The poem “SWIFT TERRORLESS” (2013) starts “Pre tend my mobs bobs in dobs / Pre lend my sending not rented / Be a shell where no hell sprinkle / Be a small mate in late ate in hate” (Eelahroo, 35), and, although led by sound and rhyme, the poem’s discreet set of core thematics (the market, housing, multiculturalism) unfold through to the middle and end of the poem as a kind of “plotting” (I’m thinking here, no doubt, of Kate Lilley’s reading of Tranter’s “plots”). Another poem, “CUT AN PASTE,” ends:
We right the write to market all
New devices, so contributing
Can be easy on the lines.
Now myriad off advantages are
Experience at guess who wrote; but
Not who said it on hear sayings.
The mathematical answer in email
My mines find EBooks
In times, not central to constrained
(VIC, 5.00pm, 2013-03-14)
Like “SWIFT TERRORLESS” the internal working from line to line is driven by sound; “mines” morphs to times,” “off advantages” stale the onslaught of the digital (thematized also in “SCENIC MAPS PARTS”), which wedges the oral and literal (equivocity of “guess who wrote” or “hear sayings”?). Such sonic and oraliteral complexity unscans the ear's habitual foot, seizes the guessing eye. If it is possible to speak of “perfection” in poetry, Fogarty’s 2014 book with Vagabond press, Eelahroo (Long Ago) Nyah (Looking) Möbö-Möbö (Future), achieves this. Following a practice Fogarty began in the 1980s, each poem is dated with the time and place in which they were written, a practice similar to that of conceptual artists On Kawara or Tehching Hsieh. There are aspects of futurism (Sun Ra?) and almost a science-fiction style in the poem “Balance Earth 20057 Corroborate Love”:
Recruited witness death and politicise unsafe diplomating
Divine gurri courageous
Lovers fighters death sharing poor
poorest bladelessly, cross eyes by
the unreality so-called stormy
Lasting justice balance earth 200057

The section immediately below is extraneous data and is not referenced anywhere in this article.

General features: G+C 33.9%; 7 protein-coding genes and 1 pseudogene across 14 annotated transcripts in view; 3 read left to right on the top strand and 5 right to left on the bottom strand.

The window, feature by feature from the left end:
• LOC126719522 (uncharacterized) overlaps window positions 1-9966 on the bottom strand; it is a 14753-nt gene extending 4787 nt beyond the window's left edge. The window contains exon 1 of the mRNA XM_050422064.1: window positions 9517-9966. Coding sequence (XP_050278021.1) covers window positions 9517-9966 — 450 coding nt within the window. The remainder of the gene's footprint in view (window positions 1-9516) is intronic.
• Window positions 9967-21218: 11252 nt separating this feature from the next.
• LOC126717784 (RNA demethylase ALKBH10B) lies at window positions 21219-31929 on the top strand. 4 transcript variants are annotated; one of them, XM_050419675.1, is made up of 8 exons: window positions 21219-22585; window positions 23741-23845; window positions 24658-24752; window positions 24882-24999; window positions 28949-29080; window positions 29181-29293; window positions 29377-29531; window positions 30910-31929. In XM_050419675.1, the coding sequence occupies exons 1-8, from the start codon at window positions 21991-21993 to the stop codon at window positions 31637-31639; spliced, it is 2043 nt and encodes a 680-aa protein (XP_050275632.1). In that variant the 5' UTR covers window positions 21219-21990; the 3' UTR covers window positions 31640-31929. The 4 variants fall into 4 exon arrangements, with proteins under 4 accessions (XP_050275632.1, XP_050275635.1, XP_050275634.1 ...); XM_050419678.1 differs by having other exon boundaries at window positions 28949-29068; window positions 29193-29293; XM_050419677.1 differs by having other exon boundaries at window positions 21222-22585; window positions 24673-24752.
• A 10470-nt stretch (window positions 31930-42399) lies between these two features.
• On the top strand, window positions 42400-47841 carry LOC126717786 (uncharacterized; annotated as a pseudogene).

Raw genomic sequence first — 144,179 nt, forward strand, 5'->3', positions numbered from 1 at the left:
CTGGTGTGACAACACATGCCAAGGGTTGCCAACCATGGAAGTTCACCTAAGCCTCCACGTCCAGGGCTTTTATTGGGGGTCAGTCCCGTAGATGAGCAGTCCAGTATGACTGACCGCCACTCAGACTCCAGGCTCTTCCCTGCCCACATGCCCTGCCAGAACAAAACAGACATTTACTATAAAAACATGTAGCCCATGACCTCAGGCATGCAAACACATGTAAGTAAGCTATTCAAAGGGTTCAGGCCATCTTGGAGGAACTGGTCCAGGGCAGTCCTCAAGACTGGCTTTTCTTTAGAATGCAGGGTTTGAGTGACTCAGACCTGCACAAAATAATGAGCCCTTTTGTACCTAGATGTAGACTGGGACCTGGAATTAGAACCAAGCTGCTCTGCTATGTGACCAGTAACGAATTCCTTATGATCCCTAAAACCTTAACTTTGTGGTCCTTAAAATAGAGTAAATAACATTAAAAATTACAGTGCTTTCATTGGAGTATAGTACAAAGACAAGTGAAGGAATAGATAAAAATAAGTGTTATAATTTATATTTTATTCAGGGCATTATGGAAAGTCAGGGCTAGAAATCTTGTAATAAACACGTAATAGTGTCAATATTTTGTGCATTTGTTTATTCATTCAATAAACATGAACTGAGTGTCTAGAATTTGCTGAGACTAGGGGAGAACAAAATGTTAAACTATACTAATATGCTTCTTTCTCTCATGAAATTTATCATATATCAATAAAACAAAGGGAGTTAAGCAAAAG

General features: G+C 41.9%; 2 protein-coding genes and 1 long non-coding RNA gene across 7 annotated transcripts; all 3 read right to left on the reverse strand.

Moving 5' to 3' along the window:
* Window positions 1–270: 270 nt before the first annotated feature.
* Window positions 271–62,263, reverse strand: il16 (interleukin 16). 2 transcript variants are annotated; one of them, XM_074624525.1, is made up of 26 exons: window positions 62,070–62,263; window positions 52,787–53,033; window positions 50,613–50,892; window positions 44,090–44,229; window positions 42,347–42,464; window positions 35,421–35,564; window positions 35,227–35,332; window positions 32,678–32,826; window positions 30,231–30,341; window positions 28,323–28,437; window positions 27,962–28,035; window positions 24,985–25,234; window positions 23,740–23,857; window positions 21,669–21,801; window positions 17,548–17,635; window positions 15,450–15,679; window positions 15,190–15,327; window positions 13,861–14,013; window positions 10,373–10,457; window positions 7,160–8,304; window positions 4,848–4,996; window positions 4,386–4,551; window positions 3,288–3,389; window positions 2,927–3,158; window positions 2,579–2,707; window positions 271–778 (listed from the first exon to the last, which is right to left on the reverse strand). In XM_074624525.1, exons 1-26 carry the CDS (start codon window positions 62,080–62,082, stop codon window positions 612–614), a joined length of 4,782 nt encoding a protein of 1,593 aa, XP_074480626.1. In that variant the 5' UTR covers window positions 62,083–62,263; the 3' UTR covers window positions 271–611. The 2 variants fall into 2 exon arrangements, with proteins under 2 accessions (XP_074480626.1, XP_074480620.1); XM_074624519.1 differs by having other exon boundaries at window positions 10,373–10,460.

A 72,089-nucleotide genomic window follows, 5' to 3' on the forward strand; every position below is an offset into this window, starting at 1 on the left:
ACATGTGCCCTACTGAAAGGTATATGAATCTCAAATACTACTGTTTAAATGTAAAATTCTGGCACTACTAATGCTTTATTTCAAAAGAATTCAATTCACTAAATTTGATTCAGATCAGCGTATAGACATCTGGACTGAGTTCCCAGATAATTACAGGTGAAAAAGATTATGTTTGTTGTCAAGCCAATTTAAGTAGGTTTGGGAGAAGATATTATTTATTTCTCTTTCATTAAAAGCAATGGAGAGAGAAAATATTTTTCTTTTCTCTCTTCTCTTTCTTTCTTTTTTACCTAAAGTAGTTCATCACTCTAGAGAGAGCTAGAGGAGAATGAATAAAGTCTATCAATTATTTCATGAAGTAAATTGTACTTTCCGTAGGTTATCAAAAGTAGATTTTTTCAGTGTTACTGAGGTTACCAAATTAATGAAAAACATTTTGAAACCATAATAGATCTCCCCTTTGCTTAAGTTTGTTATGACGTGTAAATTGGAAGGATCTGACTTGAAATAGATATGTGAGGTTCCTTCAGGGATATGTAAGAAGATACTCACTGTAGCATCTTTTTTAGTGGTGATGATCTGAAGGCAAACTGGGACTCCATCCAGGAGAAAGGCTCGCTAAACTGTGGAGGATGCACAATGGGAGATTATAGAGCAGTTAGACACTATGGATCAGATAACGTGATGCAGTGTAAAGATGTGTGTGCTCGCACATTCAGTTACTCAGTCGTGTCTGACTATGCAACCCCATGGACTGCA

Come in on lovers on earth
Here “bladelessly” leads to “unreality” and “stormy” and the imagining of extreme futurity. Otherwise temporality is more presentist, as in the close of “N.A.I.D.O.C. 1982”:
Intend forward entrants will craft
its own pottery and double prizes
for trophies were stolen
by an ongoing Aboriginal Week weeks weeks
now years years years
my dear years.
The poem refers to NAIDOC (National Aboriginal and Islander Day Observance Committee) Week. Imagining radio waves, “Enter Codes of Warrants ― The Waves Said” becomes a poem about listening:
unleashed a wonderful outgunned cheat
as this servant of ear habits
got a natural remarkable revelation.
All integrated consultants
The extract of enthusiasm
became tobacco smoked.
Ear habits. Another aspect in reading his work, another affective response I’ve personally had, is ear-bound ecstasy: the purely ecstatic experience of listening to language at work, the play of the unexpected, constructed language and the feeling of language colliding line to line and through line to air. Learning from and listening to Fogarty is transformative (if you hear it). Each poem is a transformative thing, nothing determined, all unexpected in the eyear.
In Fogarty’s works we might read the intersection of what Fogarty identifies as “cultural politics” and poetic invention. This is “experimental” poetry as justice-seeking poetry, poetry against police violence, against Australian “Europeanism” — against racism’s incessant return, against white governance and white injustice. Also of deep, open peace, regional peace, as in “ADVANCE THOSE ASIAN AND PACIFIC WRITERS POETS,” a poem that’s now written on many hearts: “Asian we can love on open eyes / Pacific we can love on open arms” (Eelahroo, 71).
In writing and in listening, Fogarty is the most radical of poets, poet of this time and of all time, poet of world and universe, past, present, and future.
* I think of Fogarty as both representative of the radical in Australian poetry, and as a poet going against the whole edifice of Australian poetry itself. Given an "exclusion" from the much maligned, but supposedly "representative" anthology like Gray and Lehmann's atrocious Australian Poetry Since 1788, noticed by commentators from David McCooey to John Tranter, we can say certainly that Fogarty's work resists the (unstable) “center” of Australian poetry. For some margins, other's cultural centers...and for a good many critics, Fogarty is the center. The radical side is where the development of a poetics most matters, and this century, in no small way, it's becoming apparent how fraudulous proclamations of what once constituted the "center" (formally palatable - mainstream - ideologically "middlebrow") of Australian poetry have been.
I would like to thank Evelyn Araluen for her discussions in the making of this blog post.